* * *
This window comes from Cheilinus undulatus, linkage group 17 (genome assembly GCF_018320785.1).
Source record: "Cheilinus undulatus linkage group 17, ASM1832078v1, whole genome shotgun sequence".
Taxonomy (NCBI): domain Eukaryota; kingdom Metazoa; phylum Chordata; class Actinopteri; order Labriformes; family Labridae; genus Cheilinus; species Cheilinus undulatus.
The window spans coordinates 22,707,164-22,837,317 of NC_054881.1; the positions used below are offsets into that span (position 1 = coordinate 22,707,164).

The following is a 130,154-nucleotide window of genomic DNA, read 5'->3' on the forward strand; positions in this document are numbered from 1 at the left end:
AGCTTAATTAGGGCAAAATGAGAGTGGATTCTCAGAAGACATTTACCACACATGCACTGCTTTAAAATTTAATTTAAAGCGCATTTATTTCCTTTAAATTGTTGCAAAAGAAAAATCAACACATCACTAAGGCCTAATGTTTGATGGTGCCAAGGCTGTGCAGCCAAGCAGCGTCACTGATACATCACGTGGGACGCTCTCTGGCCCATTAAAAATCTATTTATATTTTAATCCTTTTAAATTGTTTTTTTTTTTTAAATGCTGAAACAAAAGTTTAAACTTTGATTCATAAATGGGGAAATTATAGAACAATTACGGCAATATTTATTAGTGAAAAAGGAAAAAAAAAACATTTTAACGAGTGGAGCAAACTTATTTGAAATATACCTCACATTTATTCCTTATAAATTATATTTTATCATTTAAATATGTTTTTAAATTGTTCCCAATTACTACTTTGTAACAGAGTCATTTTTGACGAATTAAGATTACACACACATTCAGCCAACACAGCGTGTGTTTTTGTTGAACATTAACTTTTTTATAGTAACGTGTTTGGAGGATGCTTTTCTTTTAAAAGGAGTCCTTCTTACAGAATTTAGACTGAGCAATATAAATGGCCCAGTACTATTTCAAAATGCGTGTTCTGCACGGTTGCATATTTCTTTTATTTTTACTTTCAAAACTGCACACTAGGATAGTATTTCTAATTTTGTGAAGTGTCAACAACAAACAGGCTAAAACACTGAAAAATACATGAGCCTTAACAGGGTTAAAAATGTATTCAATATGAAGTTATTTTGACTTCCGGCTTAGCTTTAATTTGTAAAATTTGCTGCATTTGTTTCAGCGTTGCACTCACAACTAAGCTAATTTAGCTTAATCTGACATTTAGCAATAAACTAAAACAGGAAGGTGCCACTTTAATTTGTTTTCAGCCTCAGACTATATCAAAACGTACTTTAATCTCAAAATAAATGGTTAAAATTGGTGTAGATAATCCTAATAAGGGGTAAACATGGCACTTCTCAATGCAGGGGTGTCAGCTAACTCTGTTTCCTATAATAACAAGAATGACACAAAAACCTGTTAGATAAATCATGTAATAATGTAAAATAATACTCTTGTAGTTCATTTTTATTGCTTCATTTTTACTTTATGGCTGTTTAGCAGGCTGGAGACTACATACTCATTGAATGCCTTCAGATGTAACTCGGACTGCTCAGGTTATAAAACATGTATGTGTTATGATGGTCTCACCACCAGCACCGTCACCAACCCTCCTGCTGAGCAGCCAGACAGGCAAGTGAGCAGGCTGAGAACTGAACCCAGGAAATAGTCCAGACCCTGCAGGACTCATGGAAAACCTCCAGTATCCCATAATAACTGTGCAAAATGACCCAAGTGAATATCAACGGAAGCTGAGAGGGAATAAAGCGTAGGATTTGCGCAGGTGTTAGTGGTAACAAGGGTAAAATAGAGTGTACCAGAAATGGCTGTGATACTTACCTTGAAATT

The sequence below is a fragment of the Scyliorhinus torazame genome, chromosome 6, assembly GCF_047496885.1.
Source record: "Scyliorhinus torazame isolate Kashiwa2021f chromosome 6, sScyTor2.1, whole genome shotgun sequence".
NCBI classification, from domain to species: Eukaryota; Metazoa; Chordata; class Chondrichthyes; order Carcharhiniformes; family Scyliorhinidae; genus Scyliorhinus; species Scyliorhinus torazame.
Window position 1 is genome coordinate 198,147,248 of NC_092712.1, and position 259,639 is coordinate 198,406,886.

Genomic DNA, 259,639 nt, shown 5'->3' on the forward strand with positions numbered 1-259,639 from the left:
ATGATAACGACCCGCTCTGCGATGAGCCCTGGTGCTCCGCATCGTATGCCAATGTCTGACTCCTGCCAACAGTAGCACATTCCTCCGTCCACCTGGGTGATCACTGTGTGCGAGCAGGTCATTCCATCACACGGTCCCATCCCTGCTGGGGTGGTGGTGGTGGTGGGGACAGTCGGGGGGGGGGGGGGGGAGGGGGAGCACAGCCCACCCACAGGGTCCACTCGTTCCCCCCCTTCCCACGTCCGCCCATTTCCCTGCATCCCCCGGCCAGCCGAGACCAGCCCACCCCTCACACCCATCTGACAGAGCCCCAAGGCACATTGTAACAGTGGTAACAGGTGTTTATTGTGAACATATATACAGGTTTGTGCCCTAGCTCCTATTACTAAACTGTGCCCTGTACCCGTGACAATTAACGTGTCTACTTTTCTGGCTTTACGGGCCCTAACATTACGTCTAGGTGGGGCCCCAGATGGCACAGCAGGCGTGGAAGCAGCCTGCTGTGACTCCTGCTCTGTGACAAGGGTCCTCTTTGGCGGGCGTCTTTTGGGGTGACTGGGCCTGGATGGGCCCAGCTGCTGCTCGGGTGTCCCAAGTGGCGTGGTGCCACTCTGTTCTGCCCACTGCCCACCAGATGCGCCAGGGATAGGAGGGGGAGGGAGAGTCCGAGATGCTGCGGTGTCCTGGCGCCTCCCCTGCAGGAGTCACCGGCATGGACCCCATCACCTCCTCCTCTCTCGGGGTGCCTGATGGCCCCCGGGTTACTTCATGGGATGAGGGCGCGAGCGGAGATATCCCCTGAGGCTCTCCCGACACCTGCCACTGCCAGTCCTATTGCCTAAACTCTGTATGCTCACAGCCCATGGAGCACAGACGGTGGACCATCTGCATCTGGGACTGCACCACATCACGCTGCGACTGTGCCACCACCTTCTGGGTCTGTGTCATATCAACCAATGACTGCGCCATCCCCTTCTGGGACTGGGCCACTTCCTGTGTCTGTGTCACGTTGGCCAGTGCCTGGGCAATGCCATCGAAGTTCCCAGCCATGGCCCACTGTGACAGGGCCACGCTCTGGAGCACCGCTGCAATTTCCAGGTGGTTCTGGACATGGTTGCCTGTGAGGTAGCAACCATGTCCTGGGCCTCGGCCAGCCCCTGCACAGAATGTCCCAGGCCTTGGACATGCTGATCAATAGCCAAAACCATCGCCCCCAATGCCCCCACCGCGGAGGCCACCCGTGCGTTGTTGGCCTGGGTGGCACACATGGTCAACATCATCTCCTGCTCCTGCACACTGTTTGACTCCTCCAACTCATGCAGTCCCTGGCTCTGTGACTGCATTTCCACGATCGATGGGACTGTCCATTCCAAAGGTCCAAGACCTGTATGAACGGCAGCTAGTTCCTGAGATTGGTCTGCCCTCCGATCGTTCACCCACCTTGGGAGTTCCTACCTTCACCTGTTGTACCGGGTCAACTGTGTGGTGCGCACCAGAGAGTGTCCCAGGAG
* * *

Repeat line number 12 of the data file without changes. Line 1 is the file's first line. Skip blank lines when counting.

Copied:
ATGATAACGACCCGCTCTGCGATGAGCCCTGGTGCTCCGCATCGTATGCCAATGTCTGACTCCTGCCAACAGTAGCACATTCCTCCGTCCACCTGGGTGATCACTGTGTGCGAGCAGGTCATTCCATCACACGGTCCCATCCCTGCTGGGGTGGTGGTGGTGGTGGGGACAGTCGGGGGGGGGGGGGGGGAGGGGGAGCACAGCCCACCCACAGGGTCCACTCGTTCCCCCCCTTCCCACGTCCGCCCATTTCCCTGCATCCCCCGGCCAGCCGAGACCAGCCCACCCCTCACACCCATCTGACAGAGCCCCAAGGCACATTGTAACAGTGGTAACAGGTGTTTATTGTGAACATATATACAGGTTTGTGCCCTAGCTCCTATTACTAAACTGTGCCCTGTACCCGTGACAATTAACGTGTCTACTTTTCTGGCTTTACGGGCCCTAACATTACGTCTAGGTGGGGCCCCAGATGGCACAGCAGGCGTGGAAGCAGCCTGCTGTGACTCCTGCTCTGTGACAAGGGTCCTCTTTGGCGGGCGTCTTTTGGGGTGACTGGGCCTGGATGGGCCCAGCTGCTGCTCGGGTGTCCCAAGTGGCGTGGTGCCACTCTGTTCTGCCCACTGCCCACCAGATGCGCCAGGGATAGGAGGGGGAGGGAGAGTCCGAGATGCTGCGGTGTCCTGGCGCCTCCCCTGCAGGAGTCACCGGCATGGACCCCATCACCTCCTCCTCTCTCGGGGTGCCTGATGGCCCCCGGGTTACTTCATGGGATGAGGGCGCGAGCGGAGATATCCCCTGAGGCTCTCCCGACACCTGCCACTGCCAGTCCTATTGCCTAAACTCTGTATGCTCACAGCCCATGGAGCACAGACGGTGGACCATCTGCATCTGGGACTGCACCACATCACGCTGCGACTGTGCCACCACCTTCTGGGTCTGTGTCATATCAACCAATGACTGCGCCATCCCCTTCTGGGACTGGGCCACTTCCTGTGTCTGTGTCACGTTGGCCAGTGCCTGGGCAATGCCATCGAAGTTCCCAGCCATGGCCCACTGTGACAGGGCCACGCTCTGGAGCACCGCTGCAATTTCCAGGTGGTTCTGGACATGGTTGCCTGTGAGGTAGCAACCATGTCCTGGGCCTCGGCCAGCCCCTGCACAGAATGTCCCAGGCCTTGGACATGCTGATCAATAGCCAAAACCATCGCCCCCAATGCCCCCACCGCGGAGGCCACCCGTGCGTTGTTGGCCTGGGTGGCACACATGGTCAACATCATCTCCTGCTCCTGCACACTGTTTGACTCCTCCAACTCATGCAGTCCCTGGCTCTGTGACTGCATTTCCACGATCGATGGGACTGTCCATTCCAAAGGTCCAAGACCTGTATGAACGGCAGCTAGTTCCTGAGATTGGTCTGCCCTCCGATCGTTCACCCACCTTGGGAGTTCCTACCTTCACCTGTTGTACCGGGTCAACTGTGTGGTGCGCACCAGAGAGTGTCCCAGGAG